“The challenging points are always the situations you least expect,” she adds. “Sometimes you can work them out, and sometimes you can’t.”

Negotiations can be very difficult, says Shortt, but she considered the challenge as “the very nature of the business — every Realtor has experience with negotiating.”


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When the words “tough negotiations” came up in conversation, she thinks back to the pricing negotiations she undertook a number of years ago for a chain of sales where the last buyer made an offer conditional upon the sale of his home, and the offer was accepted. “Unfortunately, as time passed, it became apparent that this buyer wasn’t going to be offered the price he needed for his own property to buy the other. We had to go back and renegotiate the sale price on each of the three properties involved in the chain,” says Shortt. “It was a lot of work to get everyone to agree, but in the end, the transactions all closed successfully.”

Chattels can be a huge stumbling block in the negotiating process, says Michael Gibbons, a Chatham Realtor who turned to real estate six years ago after a 20-year career in retail. He recalls a transaction when ownership of the washer and dryer was a heated point of dispute among the two parties. The laundry room had been custom built with a unique setup and the appliances fit perfectly.

“The washer and dryer were taken out and put back into the offer about four times,” Gibbons says. “It was a big sticking point and both sides were really hung up about it. The fate of these appliances probably added three extra days to the negotiations.”

A creative solution was eventually proposed by Gibbons: he offered to give the buyers his own washer and dryer, which were the same size and would also fit the space perfectly. “From a real estate perspective, it worked out well, but my wife wasn’t happy,” laughs Gibbons. “Sometimes in the heat of negotiations, you have to make quick decisions. In retrospect, I probably should have discussed the idea with my wife beforehand, but fortunately everything worked out in the end.”

“The job for a skilled negotiator is to build enough trust to uncover what’s really important to everyone”

Buyers and sellers sometimes let their emotions take over, which can hobble the negotiating process, he adds. Often, emotion overshadows the professional advice the client receives from the Realtor.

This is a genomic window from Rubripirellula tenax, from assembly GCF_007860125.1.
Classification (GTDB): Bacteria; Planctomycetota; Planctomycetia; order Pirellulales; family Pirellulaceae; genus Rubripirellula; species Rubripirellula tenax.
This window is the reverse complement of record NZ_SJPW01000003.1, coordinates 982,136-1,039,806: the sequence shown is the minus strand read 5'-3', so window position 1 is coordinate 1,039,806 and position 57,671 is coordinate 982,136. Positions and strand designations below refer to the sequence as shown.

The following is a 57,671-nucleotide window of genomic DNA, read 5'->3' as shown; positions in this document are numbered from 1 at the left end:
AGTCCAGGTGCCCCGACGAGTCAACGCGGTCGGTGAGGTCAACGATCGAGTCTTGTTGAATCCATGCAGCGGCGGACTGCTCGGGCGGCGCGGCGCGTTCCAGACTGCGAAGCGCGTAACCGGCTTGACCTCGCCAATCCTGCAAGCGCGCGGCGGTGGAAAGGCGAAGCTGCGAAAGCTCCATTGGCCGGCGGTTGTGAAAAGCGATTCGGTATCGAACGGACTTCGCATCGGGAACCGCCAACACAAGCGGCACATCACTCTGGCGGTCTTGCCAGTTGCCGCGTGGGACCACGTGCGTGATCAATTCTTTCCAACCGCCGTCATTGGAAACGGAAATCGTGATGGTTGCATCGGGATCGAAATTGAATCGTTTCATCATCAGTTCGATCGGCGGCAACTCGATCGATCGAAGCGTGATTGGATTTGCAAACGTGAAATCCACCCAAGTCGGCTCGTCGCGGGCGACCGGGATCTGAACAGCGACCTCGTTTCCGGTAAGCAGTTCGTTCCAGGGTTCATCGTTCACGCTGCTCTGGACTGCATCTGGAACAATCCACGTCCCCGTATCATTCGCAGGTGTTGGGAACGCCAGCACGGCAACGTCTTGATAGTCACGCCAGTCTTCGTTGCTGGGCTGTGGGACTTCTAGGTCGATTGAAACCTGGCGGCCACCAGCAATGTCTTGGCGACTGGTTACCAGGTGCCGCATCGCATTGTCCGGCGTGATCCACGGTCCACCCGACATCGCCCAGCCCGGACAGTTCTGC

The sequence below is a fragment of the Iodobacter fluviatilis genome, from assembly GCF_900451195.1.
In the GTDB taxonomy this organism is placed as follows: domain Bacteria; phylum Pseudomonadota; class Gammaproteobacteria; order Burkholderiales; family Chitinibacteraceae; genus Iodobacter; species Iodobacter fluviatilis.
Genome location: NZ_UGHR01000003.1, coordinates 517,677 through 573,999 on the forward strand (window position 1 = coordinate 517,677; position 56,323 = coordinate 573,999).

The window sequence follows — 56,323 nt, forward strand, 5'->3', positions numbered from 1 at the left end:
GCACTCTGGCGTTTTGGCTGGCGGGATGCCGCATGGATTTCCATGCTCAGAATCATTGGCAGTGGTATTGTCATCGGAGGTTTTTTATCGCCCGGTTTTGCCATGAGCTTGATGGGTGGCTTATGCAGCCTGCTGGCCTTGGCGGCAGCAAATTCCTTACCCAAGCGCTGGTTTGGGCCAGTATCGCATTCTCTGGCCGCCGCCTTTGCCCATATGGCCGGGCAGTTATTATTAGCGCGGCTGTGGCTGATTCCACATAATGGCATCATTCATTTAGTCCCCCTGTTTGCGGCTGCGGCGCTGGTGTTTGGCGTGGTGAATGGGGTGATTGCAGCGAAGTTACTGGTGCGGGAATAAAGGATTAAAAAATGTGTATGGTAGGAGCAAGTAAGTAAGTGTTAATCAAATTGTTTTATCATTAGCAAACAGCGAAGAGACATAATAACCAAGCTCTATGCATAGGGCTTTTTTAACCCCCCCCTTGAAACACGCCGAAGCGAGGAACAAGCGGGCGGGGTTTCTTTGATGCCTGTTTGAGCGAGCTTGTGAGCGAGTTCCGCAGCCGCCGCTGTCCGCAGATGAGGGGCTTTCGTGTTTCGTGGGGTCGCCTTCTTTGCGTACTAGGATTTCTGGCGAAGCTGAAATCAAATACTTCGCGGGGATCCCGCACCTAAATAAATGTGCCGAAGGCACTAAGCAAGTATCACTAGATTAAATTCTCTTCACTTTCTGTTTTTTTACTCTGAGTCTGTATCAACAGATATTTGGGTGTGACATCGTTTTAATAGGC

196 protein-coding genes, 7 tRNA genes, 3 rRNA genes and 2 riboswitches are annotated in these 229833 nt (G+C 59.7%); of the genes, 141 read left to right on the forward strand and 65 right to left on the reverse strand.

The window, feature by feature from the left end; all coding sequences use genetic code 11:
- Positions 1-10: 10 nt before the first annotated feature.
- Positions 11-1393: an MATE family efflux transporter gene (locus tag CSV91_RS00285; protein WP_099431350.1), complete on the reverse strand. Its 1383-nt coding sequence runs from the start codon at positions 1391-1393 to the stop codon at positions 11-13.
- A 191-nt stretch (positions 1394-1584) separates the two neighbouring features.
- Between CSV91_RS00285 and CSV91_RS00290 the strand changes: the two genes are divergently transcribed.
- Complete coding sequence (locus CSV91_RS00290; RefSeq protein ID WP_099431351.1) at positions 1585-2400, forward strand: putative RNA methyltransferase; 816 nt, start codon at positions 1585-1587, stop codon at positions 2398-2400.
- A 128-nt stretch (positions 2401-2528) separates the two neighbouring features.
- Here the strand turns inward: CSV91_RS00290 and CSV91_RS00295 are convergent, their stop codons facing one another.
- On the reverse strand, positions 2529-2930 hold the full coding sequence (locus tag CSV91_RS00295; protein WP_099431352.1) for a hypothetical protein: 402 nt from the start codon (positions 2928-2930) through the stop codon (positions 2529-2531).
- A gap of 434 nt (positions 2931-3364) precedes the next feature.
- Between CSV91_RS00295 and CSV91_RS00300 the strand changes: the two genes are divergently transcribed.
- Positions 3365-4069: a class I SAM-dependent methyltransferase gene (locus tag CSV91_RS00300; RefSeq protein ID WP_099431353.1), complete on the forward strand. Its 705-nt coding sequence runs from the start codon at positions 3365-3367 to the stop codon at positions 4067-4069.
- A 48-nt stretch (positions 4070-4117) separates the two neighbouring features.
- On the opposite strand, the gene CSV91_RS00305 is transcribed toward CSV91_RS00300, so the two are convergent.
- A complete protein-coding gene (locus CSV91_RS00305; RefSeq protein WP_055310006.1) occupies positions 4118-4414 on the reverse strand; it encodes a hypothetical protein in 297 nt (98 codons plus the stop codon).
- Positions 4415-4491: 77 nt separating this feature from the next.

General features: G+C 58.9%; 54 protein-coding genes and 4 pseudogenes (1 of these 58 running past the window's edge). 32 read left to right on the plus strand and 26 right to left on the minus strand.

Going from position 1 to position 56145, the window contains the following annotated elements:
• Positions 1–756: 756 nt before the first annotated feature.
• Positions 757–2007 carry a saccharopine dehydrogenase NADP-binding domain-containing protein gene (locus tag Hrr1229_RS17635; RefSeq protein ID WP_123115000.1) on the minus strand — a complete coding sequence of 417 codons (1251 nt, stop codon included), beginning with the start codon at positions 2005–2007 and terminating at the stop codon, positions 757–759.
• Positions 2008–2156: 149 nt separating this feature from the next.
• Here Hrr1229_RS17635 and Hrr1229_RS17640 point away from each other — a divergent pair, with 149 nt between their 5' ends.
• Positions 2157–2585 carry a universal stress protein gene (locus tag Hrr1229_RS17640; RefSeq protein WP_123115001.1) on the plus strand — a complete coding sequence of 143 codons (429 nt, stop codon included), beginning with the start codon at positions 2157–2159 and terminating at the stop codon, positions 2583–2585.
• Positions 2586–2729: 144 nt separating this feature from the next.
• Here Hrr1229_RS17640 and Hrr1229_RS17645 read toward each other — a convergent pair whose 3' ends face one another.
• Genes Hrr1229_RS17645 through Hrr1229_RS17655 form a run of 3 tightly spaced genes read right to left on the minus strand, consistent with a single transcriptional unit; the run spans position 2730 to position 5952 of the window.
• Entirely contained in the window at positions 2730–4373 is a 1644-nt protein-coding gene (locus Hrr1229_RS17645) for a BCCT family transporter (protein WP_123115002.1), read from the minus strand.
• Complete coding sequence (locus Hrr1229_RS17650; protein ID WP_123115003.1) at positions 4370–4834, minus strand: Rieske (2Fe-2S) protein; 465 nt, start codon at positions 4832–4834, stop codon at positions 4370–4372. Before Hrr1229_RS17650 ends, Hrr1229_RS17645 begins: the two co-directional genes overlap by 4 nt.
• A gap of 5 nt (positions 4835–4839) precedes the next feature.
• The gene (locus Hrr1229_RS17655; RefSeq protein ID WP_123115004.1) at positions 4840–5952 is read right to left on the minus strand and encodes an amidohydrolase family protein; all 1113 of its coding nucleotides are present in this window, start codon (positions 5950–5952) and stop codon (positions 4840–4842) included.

“How important is that chandelier?” Gibbons asked rhetorically. “Emotion always seems to make the value of the items under negotiation worth more.”

When clients dig in their heels and refuse to negotiate, Gibbons often takes them back to the questions he asked during the qualifying process so they remember the bigger picture. He asks them to once again consider carefully what they need and want, and whether the property in question fulfils their requirements.

“In those cases, I know that it meets their needs because they’ve made an offer, so I remind them they might be upset later to lose a property they love because of a disagreement over vertical blinds,” he says.

“Negotiation is where Realtors can bring real value to a transaction,” says Suze Cumming, who sold real estate in Toronto for 25 years prior to opening the Canadian branch of the Negotiation Institute. She now coaches Realtors across the country on negotiating successfully. Cumming believes in a collaborative win-win approach, but says Realtors also need access to competitive tactics to be successful.

People are the complicating factor in any negotiation, says Cumming. “Real estate transactions are unique because there’s so much emotion involved,” she says. “If people don’t feel heard and understood, the negotiation process will be far more challenging.”

When clients dig in their heels on a given point, Cumming examines the stand the clients are taking, tries to understand their area of concern and probes further to discover what’s motivating their behaviour.

“The job for a skilled negotiator is to build enough trust to uncover what’s really important to everyone, and to make sure everyone’s needs are met.”

She recalls a situation when her buyers were among 10 bidders competing for a property they really wanted, but they were unwilling to “grossly overpay”. Cumming learned that the seller had his eye on another property. She advised her clients to submit an offer contingent upon the seller’s ability to purchase the house he wanted. He accepted their offer, even though it was lower than some of the other bids, because that offer took his own needs into account.

“That’s win-win collaborative deal-making,” Cumming says. “The offer put the buyers in a good position because it met everyone’s needs and the seller looked favourably on them.”

“Negotiation skills matter more than any other skills for Realtors because they create better experiences and outcomes for the clients.”

Negotiating Tips from the Three Sources Quoted Above:

Don’t be afraid to ask; the worst the other party can do is say no.
Make sure all agreements are written into the offer and the APS.
Negotiating is a learning process; if you make an error, learn for next time.
Become flawless in the essentials of real estate: legal issues, ethical issues, financial issues and negotiation.
Remember that clients, unlike Realtors, don’t negotiate daily. Don’t press them. Most people are reasonable if they are given enough time to think things through.
Share all relevant information with your clients so they can make good decisions.

Story by Elaine Smith

Sources: Suze Cumming, Michael Gibbons, Sharron Shortt